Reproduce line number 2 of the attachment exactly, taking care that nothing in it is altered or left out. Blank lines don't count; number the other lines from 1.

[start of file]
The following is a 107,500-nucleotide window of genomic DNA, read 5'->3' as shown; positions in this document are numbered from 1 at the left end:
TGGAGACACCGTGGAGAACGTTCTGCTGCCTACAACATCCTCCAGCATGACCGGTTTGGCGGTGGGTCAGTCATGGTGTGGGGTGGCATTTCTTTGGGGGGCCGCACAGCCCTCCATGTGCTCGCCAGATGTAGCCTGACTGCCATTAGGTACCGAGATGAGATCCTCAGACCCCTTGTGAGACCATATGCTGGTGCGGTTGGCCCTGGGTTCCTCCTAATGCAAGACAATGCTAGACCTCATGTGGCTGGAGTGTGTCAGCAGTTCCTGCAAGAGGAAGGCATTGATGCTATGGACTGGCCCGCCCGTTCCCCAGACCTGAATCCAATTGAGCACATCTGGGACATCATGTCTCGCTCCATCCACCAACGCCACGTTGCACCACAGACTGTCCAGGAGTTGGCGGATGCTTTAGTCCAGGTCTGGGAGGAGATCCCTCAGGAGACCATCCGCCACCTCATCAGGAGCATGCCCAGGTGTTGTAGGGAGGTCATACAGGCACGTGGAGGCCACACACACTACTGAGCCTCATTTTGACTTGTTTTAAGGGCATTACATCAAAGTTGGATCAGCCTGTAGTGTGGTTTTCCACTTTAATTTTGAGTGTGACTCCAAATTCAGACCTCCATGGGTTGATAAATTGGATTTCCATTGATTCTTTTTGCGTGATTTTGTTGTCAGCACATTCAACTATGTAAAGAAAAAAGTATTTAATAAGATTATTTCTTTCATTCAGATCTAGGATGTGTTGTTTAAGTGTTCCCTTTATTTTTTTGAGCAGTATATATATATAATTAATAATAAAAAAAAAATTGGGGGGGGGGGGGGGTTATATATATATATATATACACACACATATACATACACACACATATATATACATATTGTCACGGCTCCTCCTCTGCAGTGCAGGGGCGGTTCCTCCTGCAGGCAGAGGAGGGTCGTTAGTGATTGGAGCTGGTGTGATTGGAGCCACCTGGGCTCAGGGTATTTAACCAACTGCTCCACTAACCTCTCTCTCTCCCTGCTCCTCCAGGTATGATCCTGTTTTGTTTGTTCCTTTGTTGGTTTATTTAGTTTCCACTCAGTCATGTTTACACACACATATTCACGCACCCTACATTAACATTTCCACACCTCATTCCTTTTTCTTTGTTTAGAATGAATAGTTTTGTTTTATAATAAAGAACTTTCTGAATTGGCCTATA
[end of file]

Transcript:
TGGAGACACCGTGGAGAACGTTCTGCTGCCTACAACATCCTCCAGCATGACCGGTTTGGCGGTGGGTCAGTCATGGTGTGGGGTGGCATTTCTTTGGGGGGCCGCACAGCCCTCCATGTGCTCGCCAGATGTAGCCTGACTGCCATTAGGTACCGAGATGAGATCCTCAGACCCCTTGTGAGACCATATGCTGGTGCGGTTGGCCCTGGGTTCCTCCTAATGCAAGACAATGCTAGACCTCATGTGGCTGGAGTGTGTCAGCAGTTCCTGCAAGAGGAAGGCATTGATGCTATGGACTGGCCCGCCCGTTCCCCAGACCTGAATCCAATTGAGCACATCTGGGACATCATGTCTCGCTCCATCCACCAACGCCACGTTGCACCACAGACTGTCCAGGAGTTGGCGGATGCTTTAGTCCAGGTCTGGGAGGAGATCCCTCAGGAGACCATCCGCCACCTCATCAGGAGCATGCCCAGGTGTTGTAGGGAGGTCATACAGGCACGTGGAGGCCACACACACTACTGAGCCTCATTTTGACTTGTTTTAAGGGCATTACATCAAAGTTGGATCAGCCTGTAGTGTGGTTTTCCACTTTAATTTTGAGTGTGACTCCAAATTCAGACCTCCATGGGTTGATAAATTGGATTTCCATTGATTCTTTTTGCGTGATTTTGTTGTCAGCACATTCAACTATGTAAAGAAAAAAGTATTTAATAAGATTATTTCTTTCATTCAGATCTAGGATGTGTTGTTTAAGTGTTCCCTTTATTTTTTTGAGCAGTATATATATATAATTAATAATAAAAAAAAAATTGGGGGGGGGGGGGGGTTATATATATATATATATACACACACATATACATACACACACATATATATACATATTGTCACGGCTCCTCCTCTGCAGTGCAGGGGCGGTTCCTCCTGCAGGCAGAGGAGGGTCGTTAGTGATTGGAGCTGGTGTGATTGGAGCCACCTGGGCTCAGGGTATTTAACCAACTGCTCCACTAACCTCTCTCTCTCCCTGCTCCTCCAGGTATGATCCTGTTTTGTTTGTTCCTTTGTTGGTTTATTTAGTTTCCACTCAGTCATGTTTACACACACATATTCACGCACCCTACATTAACATTTCCACACCTCATTCCTTTTTCTTTGTTTAGAATGAATAGTTTTGTTTTATAATAAAGAACTTTCTGAATTGGCCTATA